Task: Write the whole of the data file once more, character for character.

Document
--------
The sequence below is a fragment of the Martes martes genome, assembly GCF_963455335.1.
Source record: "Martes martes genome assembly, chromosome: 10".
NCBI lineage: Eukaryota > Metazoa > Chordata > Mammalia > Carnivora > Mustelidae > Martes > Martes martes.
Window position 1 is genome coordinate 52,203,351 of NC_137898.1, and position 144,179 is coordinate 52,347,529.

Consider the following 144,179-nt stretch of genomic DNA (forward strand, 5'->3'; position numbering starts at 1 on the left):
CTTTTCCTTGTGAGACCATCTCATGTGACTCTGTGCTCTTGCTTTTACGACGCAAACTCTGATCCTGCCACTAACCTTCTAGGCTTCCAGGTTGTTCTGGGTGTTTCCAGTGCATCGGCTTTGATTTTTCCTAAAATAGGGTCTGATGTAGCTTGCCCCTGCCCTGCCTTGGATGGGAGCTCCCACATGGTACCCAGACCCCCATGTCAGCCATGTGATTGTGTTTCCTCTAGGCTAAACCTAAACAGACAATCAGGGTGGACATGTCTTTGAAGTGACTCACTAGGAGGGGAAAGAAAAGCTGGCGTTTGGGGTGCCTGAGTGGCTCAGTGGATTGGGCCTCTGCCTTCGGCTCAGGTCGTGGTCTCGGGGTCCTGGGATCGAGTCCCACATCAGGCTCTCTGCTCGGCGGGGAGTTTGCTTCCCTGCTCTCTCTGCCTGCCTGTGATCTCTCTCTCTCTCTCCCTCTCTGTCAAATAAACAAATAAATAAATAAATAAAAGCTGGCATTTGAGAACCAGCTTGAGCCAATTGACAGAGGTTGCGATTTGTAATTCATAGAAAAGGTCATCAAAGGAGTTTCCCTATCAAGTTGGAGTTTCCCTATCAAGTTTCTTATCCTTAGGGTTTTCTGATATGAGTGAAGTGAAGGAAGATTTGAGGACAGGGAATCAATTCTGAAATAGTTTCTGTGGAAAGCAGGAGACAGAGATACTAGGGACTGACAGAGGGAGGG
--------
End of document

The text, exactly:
The sequence below is a fragment of the Martes martes genome, assembly GCF_963455335.1.
Source record: "Martes martes genome assembly, chromosome: 10".
NCBI lineage: Eukaryota > Metazoa > Chordata > Mammalia > Carnivora > Mustelidae > Martes > Martes martes.
Window position 1 is genome coordinate 52,203,351 of NC_137898.1, and position 144,179 is coordinate 52,347,529.

Consider the following 144,179-nt stretch of genomic DNA (forward strand, 5'->3'; position numbering starts at 1 on the left):
CTTTTCCTTGTGAGACCATCTCATGTGACTCTGTGCTCTTGCTTTTACGACGCAAACTCTGATCCTGCCACTAACCTTCTAGGCTTCCAGGTTGTTCTGGGTGTTTCCAGTGCATCGGCTTTGATTTTTCCTAAAATAGGGTCTGATGTAGCTTGCCCCTGCCCTGCCTTGGATGGGAGCTCCCACATGGTACCCAGACCCCCATGTCAGCCATGTGATTGTGTTTCCTCTAGGCTAAACCTAAACAGACAATCAGGGTGGACATGTCTTTGAAGTGACTCACTAGGAGGGGAAAGAAAAGCTGGCGTTTGGGGTGCCTGAGTGGCTCAGTGGATTGGGCCTCTGCCTTCGGCTCAGGTCGTGGTCTCGGGGTCCTGGGATCGAGTCCCACATCAGGCTCTCTGCTCGGCGGGGAGTTTGCTTCCCTGCTCTCTCTGCCTGCCTGTGATCTCTCTCTCTCTCTCCCTCTCTGTCAAATAAACAAATAAATAAATAAATAAAAGCTGGCATTTGAGAACCAGCTTGAGCCAATTGACAGAGGTTGCGATTTGTAATTCATAGAAAAGGTCATCAAAGGAGTTTCCCTATCAAGTTGGAGTTTCCCTATCAAGTTTCTTATCCTTAGGGTTTTCTGATATGAGTGAAGTGAAGGAAGATTTGAGGACAGGGAATCAATTCTGAAATAGTTTCTGTGGAAAGCAGGAGACAGAGATACTAGGGACTGACAGAGGGAGGG